As Wagner will tell you, he is very confident in his abilities. He is comfortable in his own skin and that includes openly discussing his faults. He feels good about his ability to score at the next level. Defense is where he needs to prove himself.

Despite his size, Wagner wasn't much of a rim protector in college. He averaged just a half-block a game as a junior. The Wizards need rim protection badly and he likely would not provide that.

Wagner, though, believes he can bring more to the table defensively than the numbers would suggest.

"I think I've been an offensive guy all of my life, but the more that you mature as a player, you understand that both sides are important. Without defense, you aren't going to play at any level," he said.

"I think the most important thing that I wasn't able to show in college is that I'm able to switch the ball-screen, especially with the way the league is going. Switch on everything and stay in front of guards as a big guy."

Wagner is from Germany and looks up to Mavs legend Dirk Nowitzki, who is entering his 21st season and will be in the Hall of Fame someday. Nowitzki's game has always been built around shooting and, though he developed into a decent shot-blocker in his prime, was never an elite rim protector.

Wagner hopes to follow in his footsteps playing a similar style.

"He was my MJ. He kind of shows you 'okay, this is possible and this is doable.' It's just basketball," Wagner said. "It gives you a lot of hope. It gives you a lot of belief and motivation."

Hear more from Wagner in his one-on-one interview with Chris Miller in our latest Wizards Tipoff podcast. His interview can also be found in the video above:

NBC Sports Washington is on Apple News. Favorite us!

Quick Links

Bradley Beal receives zero All-NBA votes, which itself is a snub

Bradley Beal receives zero All-NBA votes, which itself is a snub

On Thursday the NBA revealed the All-NBA teams for the 2017-18 season.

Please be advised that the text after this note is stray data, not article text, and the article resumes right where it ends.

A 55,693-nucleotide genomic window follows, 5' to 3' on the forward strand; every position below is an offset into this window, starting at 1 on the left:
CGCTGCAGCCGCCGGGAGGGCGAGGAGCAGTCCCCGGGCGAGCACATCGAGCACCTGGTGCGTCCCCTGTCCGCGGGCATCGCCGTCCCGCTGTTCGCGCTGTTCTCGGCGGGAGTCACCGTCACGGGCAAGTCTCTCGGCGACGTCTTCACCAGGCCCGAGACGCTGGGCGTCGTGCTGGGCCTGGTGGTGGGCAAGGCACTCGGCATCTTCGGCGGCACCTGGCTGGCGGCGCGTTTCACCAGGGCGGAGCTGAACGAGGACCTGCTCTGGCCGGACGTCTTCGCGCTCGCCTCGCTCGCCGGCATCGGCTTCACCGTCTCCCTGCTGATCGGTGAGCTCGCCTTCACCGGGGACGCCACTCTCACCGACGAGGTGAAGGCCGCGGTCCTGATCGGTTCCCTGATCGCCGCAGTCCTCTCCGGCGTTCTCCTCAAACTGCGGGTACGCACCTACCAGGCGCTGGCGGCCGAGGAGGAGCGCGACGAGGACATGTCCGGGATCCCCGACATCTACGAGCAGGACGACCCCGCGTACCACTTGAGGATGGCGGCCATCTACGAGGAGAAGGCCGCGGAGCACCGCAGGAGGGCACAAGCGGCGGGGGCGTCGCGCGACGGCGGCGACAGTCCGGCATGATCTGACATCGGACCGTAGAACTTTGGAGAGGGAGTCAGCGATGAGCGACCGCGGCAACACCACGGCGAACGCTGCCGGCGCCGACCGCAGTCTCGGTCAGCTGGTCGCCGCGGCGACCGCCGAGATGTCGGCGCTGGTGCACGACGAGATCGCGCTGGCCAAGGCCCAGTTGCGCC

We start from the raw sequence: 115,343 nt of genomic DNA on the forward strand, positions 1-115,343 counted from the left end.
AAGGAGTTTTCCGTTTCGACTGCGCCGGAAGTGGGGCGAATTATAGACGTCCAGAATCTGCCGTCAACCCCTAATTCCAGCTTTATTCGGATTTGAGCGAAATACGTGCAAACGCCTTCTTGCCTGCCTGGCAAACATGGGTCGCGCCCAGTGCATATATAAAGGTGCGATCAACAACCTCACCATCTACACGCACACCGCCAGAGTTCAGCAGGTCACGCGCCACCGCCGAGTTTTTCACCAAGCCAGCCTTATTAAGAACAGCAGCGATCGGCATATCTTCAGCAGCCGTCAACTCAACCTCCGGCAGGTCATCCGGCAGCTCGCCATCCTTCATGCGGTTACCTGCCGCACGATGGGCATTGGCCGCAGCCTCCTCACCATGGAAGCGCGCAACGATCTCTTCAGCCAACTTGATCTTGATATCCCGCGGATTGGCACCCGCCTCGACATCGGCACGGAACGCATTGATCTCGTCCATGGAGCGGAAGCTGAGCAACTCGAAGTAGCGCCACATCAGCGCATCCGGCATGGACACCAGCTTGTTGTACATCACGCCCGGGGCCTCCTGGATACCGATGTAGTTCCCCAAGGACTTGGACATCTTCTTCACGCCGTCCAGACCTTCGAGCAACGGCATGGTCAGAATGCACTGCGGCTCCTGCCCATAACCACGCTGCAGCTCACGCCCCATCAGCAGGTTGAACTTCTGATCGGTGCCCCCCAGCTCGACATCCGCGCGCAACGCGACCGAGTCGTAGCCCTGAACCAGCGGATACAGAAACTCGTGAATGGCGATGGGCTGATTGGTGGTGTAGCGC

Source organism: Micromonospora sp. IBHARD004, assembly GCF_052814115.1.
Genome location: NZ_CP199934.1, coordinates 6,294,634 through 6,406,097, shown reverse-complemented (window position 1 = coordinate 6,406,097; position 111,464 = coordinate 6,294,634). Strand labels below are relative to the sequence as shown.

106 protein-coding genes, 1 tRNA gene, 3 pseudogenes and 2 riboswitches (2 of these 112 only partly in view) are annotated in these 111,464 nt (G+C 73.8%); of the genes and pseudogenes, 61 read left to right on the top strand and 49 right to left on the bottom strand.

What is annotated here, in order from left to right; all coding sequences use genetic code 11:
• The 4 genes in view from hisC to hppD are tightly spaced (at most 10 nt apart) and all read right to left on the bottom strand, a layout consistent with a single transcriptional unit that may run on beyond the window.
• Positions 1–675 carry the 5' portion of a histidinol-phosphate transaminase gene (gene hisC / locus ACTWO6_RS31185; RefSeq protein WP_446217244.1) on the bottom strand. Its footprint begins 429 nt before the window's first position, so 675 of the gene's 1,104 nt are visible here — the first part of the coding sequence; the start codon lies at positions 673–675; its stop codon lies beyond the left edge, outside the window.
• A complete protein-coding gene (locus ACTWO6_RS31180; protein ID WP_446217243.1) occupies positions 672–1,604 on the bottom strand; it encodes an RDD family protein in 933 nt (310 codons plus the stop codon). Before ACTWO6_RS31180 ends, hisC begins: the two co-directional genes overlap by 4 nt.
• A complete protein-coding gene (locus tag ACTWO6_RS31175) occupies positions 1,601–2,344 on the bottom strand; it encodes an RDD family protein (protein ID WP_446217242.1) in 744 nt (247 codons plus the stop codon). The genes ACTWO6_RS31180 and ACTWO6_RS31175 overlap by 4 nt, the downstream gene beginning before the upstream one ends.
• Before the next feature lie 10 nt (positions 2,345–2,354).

Not surprisingly, Bradley Beal and John Wall did not make it to one of the three five-player teams. Of the two superstars, only Wall has been recognized once in his career.

What is surprising is that neither Beal nor Wall received a single vote in the whole process, especially Beal.

The 2017-18 season was without question the best in Beal’s career. He played in all 82 games, coming right off of the heals of his All-Star recognition. Beal seems to agree in his snubbing, tweeting this minutes after the teams were announced:

Looking at the list of players who made the top three teams, it shouldn’t be an issue, but these three guys got more votes than the Wizards' duo combined: Steven Adams, Trevor Ariza, and Dwight Howard. It is not surprising that Beal and Wall did not make an All-NBA team. It is odd that Beal didn’t receive a vote.

Here is a list of the full All-NBA Teams:


LeBron James (Cavaliers), James Harden (Rockets), Anthony Davis (Pelicans), Damian Lillard (Trail Blazers), Kevin Durant (Warriors)


Giannis Antetokounmpo (Bucks), Russell Westbrook (Thunder), Joel Embiid (76ers), LaMarcus Aldridge (Spurs), DeMar DeRozan (Raptors)


Stephen Curry (Warriors), Victor Oladipo (Pacers), Karl-Anthony Towns (Timberwolves), Jimmy Butler (Timberwolves), Paul George (Thunder)